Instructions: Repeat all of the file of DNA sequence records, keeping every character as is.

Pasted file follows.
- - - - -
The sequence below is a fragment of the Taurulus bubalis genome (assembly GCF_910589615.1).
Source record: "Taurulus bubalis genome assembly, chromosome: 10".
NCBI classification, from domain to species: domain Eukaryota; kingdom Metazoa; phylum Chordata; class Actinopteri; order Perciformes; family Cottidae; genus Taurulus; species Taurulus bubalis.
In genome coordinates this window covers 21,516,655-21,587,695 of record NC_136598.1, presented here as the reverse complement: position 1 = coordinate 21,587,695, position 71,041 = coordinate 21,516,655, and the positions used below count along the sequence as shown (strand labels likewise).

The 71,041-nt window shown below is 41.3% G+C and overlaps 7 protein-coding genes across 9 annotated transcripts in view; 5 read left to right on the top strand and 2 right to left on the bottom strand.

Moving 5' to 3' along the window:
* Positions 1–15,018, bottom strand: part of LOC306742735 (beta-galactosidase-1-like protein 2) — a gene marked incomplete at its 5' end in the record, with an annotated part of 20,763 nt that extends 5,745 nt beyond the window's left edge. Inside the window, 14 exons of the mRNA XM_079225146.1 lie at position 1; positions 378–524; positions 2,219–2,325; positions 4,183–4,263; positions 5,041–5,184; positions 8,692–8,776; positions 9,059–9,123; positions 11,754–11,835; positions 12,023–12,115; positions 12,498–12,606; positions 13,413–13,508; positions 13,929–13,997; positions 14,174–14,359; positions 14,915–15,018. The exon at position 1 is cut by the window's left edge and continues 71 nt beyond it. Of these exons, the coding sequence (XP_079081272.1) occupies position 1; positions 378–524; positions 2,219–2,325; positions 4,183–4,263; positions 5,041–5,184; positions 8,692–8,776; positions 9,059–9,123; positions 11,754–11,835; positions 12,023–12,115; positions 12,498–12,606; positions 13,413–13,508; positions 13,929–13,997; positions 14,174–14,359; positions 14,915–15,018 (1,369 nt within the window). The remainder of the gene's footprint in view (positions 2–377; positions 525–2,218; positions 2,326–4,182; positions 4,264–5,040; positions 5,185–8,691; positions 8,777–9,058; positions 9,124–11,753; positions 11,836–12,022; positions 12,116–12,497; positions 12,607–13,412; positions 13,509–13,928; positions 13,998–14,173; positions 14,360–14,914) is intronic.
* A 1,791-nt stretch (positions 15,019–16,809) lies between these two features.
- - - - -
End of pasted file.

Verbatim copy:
The sequence below is a fragment of the Taurulus bubalis genome (assembly GCF_910589615.1).
Source record: "Taurulus bubalis genome assembly, chromosome: 10".
NCBI classification, from domain to species: domain Eukaryota; kingdom Metazoa; phylum Chordata; class Actinopteri; order Perciformes; family Cottidae; genus Taurulus; species Taurulus bubalis.
In genome coordinates this window covers 21,516,655-21,587,695 of record NC_136598.1, presented here as the reverse complement: position 1 = coordinate 21,587,695, position 71,041 = coordinate 21,516,655, and the positions used below count along the sequence as shown (strand labels likewise).

The 71,041-nt window shown below is 41.3% G+C and overlaps 7 protein-coding genes across 9 annotated transcripts in view; 5 read left to right on the top strand and 2 right to left on the bottom strand.

Moving 5' to 3' along the window:
* Positions 1–15,018, bottom strand: part of LOC306742735 (beta-galactosidase-1-like protein 2) — a gene marked incomplete at its 5' end in the record, with an annotated part of 20,763 nt that extends 5,745 nt beyond the window's left edge. Inside the window, 14 exons of the mRNA XM_079225146.1 lie at position 1; positions 378–524; positions 2,219–2,325; positions 4,183–4,263; positions 5,041–5,184; positions 8,692–8,776; positions 9,059–9,123; positions 11,754–11,835; positions 12,023–12,115; positions 12,498–12,606; positions 13,413–13,508; positions 13,929–13,997; positions 14,174–14,359; positions 14,915–15,018. The exon at position 1 is cut by the window's left edge and continues 71 nt beyond it. Of these exons, the coding sequence (XP_079081272.1) occupies position 1; positions 378–524; positions 2,219–2,325; positions 4,183–4,263; positions 5,041–5,184; positions 8,692–8,776; positions 9,059–9,123; positions 11,754–11,835; positions 12,023–12,115; positions 12,498–12,606; positions 13,413–13,508; positions 13,929–13,997; positions 14,174–14,359; positions 14,915–15,018 (1,369 nt within the window). The remainder of the gene's footprint in view (positions 2–377; positions 525–2,218; positions 2,326–4,182; positions 4,264–5,040; positions 5,185–8,691; positions 8,777–9,058; positions 9,124–11,753; positions 11,836–12,022; positions 12,116–12,497; positions 12,607–13,412; positions 13,509–13,928; positions 13,998–14,173; positions 14,360–14,914) is intronic.
* A 1,791-nt stretch (positions 15,019–16,809) lies between these two features.